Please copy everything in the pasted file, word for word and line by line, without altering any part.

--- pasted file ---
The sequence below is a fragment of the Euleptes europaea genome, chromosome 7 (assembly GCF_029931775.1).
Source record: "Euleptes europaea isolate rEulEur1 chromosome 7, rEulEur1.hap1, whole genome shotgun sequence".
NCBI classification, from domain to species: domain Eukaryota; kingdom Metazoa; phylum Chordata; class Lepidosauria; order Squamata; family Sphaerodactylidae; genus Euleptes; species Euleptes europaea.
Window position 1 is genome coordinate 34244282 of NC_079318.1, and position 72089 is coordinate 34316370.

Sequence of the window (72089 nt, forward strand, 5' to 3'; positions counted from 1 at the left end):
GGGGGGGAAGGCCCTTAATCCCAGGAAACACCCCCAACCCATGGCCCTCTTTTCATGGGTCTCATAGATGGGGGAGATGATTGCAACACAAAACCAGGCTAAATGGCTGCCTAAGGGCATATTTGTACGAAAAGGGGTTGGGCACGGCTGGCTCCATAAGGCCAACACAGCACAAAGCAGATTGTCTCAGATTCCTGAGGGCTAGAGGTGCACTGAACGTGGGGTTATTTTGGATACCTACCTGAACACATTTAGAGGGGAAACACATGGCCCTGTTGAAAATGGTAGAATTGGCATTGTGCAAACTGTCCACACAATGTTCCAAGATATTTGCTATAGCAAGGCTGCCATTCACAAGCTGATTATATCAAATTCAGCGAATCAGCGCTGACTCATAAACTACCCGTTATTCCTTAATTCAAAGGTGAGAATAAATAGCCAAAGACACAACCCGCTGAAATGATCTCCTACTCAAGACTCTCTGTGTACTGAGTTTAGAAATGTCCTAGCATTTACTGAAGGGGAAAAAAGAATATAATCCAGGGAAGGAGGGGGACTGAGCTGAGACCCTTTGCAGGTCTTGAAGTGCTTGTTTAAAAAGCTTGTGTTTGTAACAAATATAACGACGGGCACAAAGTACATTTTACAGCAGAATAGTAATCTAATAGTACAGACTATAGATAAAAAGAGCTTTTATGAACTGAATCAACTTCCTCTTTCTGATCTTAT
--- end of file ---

The sequence below is a fragment of the Euleptes europaea genome, chromosome 7 (assembly GCF_029931775.1).
Source record: "Euleptes europaea isolate rEulEur1 chromosome 7, rEulEur1.hap1, whole genome shotgun sequence".
NCBI classification, from domain to species: domain Eukaryota; kingdom Metazoa; phylum Chordata; class Lepidosauria; order Squamata; family Sphaerodactylidae; genus Euleptes; species Euleptes europaea.
Window position 1 is genome coordinate 34244282 of NC_079318.1, and position 72089 is coordinate 34316370.

Sequence of the window (72089 nt, forward strand, 5' to 3'; positions counted from 1 at the left end):
GGGGGGGAAGGCCCTTAATCCCAGGAAACACCCCCAACCCATGGCCCTCTTTTCATGGGTCTCATAGATGGGGGAGATGATTGCAACACAAAACCAGGCTAAATGGCTGCCTAAGGGCATATTTGTACGAAAAGGGGTTGGGCACGGCTGGCTCCATAAGGCCAACACAGCACAAAGCAGATTGTCTCAGATTCCTGAGGGCTAGAGGTGCACTGAACGTGGGGTTATTTTGGATACCTACCTGAACACATTTAGAGGGGAAACACATGGCCCTGTTGAAAATGGTAGAATTGGCATTGTGCAAACTGTCCACACAATGTTCCAAGATATTTGCTATAGCAAGGCTGCCATTCACAAGCTGATTATATCAAATTCAGCGAATCAGCGCTGACTCATAAACTACCCGTTATTCCTTAATTCAAAGGTGAGAATAAATAGCCAAAGACACAACCCGCTGAAATGATCTCCTACTCAAGACTCTCTGTGTACTGAGTTTAGAAATGTCCTAGCATTTACTGAAGGGGAAAAAAGAATATAATCCAGGGAAGGAGGGGGACTGAGCTGAGACCCTTTGCAGGTCTTGAAGTGCTTGTTTAAAAAGCTTGTGTTTGTAACAAATATAACGACGGGCACAAAGTACATTTTACAGCAGAATAGTAATCTAATAGTACAGACTATAGATAAAAAGAGCTTTTATGAACTGAATCAACTTCCTCTTTCTGATCTTAT